Preprints, Postprints, Peer Review, and Institutional vs. Central Self-Archiving s.n.
Arxiv is a Central Repository (CR) in which physicists have been self-archiving their unrefereed preprints and their peer-reviewed postprints since 1991. There is now a growing movement toward distributed Institutional Repositories (IRs). Thanks to the OAI Protocol, all OAI-compliant IRs and CRs are now interoperable: their metadata can be harvested into search engines that treat all of their contents as if they were in one big virtual CR. What authors self-archive is their peer-reviewed publications, not just their unrefereed preprints. An archive is merely a repository, not a certifier of having met a peer-reviewed journal's quality standards. Since the research institutions themselves are the primary research providers, with the direct interest in maximising the uptake and usage of their own research output, the natural place for them to deposit their own output is in their own IRs. Any central collections can be harvested via OAI. Institutions are also best placed to monitor and reward compliance with self-archiving mandates, both their own institutional mandates and those of the funders of their institutional research output. Arxiv has played an important role in getting us where we are, but it is likely that the era of CRs is coming to a close, and the era of distributed, interoperable IRs is now coming into its own in an entirely natural way, in keeping with the distributed nature of the Net/Web itself.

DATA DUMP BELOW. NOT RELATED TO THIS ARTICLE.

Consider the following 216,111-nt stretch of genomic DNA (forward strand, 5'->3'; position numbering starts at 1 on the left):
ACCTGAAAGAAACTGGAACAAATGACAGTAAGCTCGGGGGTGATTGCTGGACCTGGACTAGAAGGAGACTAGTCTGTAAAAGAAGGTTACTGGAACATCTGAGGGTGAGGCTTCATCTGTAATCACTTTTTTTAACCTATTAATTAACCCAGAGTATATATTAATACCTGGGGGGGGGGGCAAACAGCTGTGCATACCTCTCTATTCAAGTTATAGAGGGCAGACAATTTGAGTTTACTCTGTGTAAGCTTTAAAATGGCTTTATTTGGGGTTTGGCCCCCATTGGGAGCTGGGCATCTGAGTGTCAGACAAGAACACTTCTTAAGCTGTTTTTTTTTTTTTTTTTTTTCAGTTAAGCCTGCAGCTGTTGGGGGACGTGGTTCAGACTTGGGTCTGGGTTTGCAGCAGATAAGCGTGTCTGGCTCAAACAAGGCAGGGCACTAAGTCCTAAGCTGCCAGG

||Commentary On: http://www.jneurosci.org/cgi/content/full/26/38/9606
||self-archiving, mandates, open access, arxiv, citation impact, preprints, postprints, peer review, institutional repositories
||Web & Internet Science
||13 Oct 2006
||17 Apr 2017 21:31
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